Yeast is a must, particularly an English yeast strain. Suppose you’re wondering why bitters are expected to give out flavor and aroma, it is usually produced by yeast. Also, you will need UK hops to get authenticity out of an ESB beer. Otherwise, you’ll end up brewing an American ale hop profile.
What does ESB beer smell/taste like?
You’ll recognize caramel tones and an excellent malt aroma with the first sip of ESB beer. Since it is made of authentic UK hops, you’ll notice a medium-low to medium-high hop aroma with some fruitiness. Alcohol notes and low sulfur are also recognizable in ESB beer.
The taste contains malt flavors to balance the medium to mid-high bitterness. While the malt offers an intense sweetness of caramel, secondary flavors like bready, toasty, biscuity, nutty, and woody add complexity. ESB beers have moderate to high fruit esters with some floral, resin, and earth qualities.
Different ESB Beer Styles
After trying several ESB beers, we were surprised that although the name suggests extra strong, they are not overpowering. They are well-balanced and drinkable. Since the list of ESB beers is pretty long, we’ll only share a few, which are also our favorites.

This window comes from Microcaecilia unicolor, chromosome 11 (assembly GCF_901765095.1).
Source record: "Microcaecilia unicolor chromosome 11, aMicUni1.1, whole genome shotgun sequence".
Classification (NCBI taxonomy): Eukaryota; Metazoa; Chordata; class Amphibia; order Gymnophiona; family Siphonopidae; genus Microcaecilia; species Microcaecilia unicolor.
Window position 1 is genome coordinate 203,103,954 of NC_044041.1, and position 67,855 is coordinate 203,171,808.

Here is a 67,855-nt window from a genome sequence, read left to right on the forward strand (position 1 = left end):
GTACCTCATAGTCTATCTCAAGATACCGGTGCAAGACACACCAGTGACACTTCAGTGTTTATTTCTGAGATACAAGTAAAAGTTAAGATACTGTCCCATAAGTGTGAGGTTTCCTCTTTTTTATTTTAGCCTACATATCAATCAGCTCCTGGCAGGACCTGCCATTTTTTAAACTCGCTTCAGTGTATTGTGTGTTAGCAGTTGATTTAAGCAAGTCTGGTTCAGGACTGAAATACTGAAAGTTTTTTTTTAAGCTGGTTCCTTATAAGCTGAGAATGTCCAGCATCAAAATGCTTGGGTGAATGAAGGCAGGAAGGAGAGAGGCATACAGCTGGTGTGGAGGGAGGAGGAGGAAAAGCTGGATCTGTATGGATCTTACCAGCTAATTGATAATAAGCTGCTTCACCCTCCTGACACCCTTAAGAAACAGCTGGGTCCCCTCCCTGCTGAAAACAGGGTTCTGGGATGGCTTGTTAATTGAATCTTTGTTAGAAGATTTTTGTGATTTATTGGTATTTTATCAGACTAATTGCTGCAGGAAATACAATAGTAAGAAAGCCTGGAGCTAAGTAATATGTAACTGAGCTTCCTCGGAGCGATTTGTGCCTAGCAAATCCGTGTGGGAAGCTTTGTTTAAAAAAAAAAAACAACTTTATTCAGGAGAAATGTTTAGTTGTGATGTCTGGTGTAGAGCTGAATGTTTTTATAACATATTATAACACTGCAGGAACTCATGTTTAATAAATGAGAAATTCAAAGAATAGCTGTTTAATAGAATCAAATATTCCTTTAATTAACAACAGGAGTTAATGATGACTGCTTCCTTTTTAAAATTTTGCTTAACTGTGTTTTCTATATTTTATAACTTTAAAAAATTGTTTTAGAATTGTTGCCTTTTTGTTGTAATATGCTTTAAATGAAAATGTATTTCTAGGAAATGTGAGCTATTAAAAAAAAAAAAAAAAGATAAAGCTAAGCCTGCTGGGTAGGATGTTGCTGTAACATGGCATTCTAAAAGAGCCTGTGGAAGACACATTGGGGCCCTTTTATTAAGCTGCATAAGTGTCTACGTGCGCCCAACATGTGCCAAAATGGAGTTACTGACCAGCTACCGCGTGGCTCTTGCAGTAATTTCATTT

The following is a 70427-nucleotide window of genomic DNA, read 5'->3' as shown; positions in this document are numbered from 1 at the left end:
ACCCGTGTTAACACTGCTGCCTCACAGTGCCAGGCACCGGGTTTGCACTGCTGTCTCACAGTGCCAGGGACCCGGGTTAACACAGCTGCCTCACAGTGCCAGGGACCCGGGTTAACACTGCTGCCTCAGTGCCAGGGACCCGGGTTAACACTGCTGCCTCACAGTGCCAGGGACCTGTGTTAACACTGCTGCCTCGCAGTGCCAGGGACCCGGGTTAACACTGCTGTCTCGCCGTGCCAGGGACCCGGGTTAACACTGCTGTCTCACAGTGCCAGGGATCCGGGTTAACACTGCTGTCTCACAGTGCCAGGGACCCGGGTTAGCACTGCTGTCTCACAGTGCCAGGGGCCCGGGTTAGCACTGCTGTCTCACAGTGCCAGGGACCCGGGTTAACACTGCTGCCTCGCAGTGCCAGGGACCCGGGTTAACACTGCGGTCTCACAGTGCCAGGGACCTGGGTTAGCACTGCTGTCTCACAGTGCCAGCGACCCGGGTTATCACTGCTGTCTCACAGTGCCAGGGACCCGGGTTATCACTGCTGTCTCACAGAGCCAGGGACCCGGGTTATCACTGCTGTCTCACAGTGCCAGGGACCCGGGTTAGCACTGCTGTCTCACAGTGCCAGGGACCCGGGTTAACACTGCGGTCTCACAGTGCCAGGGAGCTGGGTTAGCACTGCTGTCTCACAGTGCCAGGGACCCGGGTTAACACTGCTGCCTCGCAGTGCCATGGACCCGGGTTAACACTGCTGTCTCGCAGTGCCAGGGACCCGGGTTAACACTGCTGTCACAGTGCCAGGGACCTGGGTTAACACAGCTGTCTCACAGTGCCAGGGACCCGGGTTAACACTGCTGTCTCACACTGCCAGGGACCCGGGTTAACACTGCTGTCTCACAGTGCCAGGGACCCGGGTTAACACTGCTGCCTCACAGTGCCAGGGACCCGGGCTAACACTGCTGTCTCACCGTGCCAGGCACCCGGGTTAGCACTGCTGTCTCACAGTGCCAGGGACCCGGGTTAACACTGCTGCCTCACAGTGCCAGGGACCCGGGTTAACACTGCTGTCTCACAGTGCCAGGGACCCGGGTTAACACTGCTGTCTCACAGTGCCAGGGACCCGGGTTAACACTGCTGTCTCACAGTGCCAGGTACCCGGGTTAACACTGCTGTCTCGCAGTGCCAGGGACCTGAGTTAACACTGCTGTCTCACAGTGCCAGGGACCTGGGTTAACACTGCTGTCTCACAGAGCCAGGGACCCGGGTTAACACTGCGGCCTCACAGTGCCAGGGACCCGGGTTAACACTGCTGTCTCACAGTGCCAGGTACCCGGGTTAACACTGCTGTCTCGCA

1. Naughty Hildegard ESB
Showcasing a delicate blend of malts and mosaic hops, we could tell that Naughty Hildegard ESB was brewed with the finest ingredients. It is an exceptional beer that contains 6.5% ABV (Alcohol by volume) yet drinkable. When pouring it into a glass, you’ll notice a mildly hazy caramel orange-amber with a bubbly, creamy head at the top.
The aroma is quite welcoming, with some citrus, orange, tangerine, and a floral piney hop fragrance. Next, you’ll taste the sweetness of a malty caramel that slowly transitions into notes of floral hops, orange, and piney bitterness. On top of that, Naughty Hildegard ESB gives a medium mouthfeel that is deliciously refreshing.
2. Portsmouth Hop Harvest
Hop Harvest is a pleasant ESB created by the Portsmouth brewery. It contains a beautiful balance of fresh wet hops and malt. In terms of appearance, it forms a two-finger head when poured into a glass but slowly reduces into a soft layer. The hazy amber-copper color is quite likable to the eye, mainly due to the clarity when you look through the glass.